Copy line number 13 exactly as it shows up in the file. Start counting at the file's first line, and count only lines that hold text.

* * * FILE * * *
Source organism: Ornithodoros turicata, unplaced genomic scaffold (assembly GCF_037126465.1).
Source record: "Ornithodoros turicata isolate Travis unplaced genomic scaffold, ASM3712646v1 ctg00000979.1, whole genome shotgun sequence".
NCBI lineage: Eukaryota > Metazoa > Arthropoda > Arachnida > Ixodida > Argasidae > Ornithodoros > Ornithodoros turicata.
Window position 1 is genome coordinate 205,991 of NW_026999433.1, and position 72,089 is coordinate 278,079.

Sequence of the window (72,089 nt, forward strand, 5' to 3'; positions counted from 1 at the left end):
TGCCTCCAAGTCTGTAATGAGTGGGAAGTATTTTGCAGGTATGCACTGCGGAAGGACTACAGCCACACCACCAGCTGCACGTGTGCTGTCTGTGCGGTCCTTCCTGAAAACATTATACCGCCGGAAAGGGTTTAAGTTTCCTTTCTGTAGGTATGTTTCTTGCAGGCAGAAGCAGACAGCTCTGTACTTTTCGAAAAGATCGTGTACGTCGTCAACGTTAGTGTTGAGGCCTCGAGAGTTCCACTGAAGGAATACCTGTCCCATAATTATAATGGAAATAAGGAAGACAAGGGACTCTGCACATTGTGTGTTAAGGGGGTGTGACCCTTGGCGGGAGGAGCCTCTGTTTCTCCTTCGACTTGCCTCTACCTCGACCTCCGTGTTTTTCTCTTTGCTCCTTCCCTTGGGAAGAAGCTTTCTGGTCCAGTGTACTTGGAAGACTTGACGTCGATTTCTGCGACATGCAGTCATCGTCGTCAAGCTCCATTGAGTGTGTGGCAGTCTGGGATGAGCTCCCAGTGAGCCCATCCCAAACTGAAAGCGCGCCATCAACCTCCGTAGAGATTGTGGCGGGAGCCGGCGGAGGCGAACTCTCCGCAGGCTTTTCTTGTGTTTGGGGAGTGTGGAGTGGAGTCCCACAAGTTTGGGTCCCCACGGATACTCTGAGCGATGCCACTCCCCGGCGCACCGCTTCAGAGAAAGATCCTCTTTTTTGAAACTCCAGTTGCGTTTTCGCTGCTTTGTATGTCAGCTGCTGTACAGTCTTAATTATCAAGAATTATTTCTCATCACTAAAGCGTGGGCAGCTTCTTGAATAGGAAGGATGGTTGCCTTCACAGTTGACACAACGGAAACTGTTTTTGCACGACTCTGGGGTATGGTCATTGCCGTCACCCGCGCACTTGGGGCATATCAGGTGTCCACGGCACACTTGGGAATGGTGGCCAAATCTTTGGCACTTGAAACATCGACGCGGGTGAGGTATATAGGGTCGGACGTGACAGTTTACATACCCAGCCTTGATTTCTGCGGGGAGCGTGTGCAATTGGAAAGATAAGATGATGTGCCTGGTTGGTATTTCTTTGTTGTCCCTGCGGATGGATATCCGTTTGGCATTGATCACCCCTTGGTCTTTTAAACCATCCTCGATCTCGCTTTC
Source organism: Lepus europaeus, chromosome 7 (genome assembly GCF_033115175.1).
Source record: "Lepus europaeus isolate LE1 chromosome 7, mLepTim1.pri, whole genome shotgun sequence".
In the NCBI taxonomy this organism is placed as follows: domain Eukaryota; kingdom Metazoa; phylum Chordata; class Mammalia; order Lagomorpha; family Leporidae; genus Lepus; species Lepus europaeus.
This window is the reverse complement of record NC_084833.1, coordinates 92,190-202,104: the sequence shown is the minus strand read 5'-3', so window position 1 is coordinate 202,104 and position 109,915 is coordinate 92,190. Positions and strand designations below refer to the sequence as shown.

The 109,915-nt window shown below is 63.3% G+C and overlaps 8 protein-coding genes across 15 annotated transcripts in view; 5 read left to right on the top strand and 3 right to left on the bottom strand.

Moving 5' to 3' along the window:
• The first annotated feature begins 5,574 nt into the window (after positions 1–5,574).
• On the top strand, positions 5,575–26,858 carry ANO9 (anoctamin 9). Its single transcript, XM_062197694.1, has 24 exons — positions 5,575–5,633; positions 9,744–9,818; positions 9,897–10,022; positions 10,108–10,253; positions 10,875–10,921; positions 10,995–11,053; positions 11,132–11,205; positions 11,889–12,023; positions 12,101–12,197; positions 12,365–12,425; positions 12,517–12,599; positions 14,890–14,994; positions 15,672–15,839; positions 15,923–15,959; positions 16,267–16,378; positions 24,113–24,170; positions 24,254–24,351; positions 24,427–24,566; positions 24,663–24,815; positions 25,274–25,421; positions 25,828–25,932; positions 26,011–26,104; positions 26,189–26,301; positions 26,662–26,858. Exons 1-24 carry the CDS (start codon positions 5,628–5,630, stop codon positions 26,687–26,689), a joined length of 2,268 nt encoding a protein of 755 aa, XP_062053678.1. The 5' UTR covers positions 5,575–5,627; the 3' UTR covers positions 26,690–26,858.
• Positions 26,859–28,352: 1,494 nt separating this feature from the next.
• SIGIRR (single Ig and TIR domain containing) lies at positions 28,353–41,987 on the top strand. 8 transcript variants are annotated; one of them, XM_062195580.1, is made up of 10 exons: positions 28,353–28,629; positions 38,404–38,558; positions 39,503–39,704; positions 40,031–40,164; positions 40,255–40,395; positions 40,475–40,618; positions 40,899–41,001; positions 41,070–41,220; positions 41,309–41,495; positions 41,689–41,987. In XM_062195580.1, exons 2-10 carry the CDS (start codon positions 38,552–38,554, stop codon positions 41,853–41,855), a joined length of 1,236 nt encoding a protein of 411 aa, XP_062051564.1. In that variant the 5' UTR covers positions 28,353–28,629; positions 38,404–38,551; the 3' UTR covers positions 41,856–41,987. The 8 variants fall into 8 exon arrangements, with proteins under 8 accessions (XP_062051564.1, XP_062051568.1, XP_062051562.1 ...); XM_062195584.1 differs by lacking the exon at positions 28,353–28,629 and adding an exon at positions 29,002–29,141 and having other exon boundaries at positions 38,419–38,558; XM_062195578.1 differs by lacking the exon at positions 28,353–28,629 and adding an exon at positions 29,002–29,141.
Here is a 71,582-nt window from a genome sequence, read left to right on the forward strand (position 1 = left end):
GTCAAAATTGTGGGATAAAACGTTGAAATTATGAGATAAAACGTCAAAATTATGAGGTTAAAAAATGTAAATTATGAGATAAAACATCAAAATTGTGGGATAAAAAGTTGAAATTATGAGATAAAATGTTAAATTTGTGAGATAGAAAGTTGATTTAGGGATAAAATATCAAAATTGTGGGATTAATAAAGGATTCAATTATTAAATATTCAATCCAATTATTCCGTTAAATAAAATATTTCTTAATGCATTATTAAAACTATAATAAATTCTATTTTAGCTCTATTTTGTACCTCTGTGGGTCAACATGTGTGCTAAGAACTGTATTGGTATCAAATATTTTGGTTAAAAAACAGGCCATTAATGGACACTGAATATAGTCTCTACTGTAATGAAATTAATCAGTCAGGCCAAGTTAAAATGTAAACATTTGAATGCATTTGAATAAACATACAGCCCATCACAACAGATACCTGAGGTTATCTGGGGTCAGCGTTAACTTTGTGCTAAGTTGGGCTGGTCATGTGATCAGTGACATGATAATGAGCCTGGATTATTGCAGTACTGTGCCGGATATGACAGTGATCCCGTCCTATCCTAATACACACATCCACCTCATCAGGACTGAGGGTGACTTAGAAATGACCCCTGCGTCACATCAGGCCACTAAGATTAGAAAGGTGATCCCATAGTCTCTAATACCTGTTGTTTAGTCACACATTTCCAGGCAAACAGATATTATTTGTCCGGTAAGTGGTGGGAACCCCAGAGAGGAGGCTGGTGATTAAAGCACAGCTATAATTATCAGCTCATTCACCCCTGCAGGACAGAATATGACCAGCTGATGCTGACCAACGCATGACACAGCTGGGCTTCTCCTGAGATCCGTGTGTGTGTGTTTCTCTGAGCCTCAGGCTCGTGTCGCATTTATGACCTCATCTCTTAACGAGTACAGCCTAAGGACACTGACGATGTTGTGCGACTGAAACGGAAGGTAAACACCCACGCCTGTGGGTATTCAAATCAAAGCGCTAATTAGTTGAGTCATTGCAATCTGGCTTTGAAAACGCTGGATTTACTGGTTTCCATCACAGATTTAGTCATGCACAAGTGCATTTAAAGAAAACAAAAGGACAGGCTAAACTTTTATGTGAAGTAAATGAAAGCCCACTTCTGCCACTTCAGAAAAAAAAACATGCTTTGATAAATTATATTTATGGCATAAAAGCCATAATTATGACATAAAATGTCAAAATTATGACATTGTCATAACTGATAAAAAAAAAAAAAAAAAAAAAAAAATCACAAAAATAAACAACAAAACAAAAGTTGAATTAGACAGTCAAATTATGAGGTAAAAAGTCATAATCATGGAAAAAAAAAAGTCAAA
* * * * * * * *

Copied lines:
• The first annotated feature begins 5,574 nt into the window (after positions 1–5,574).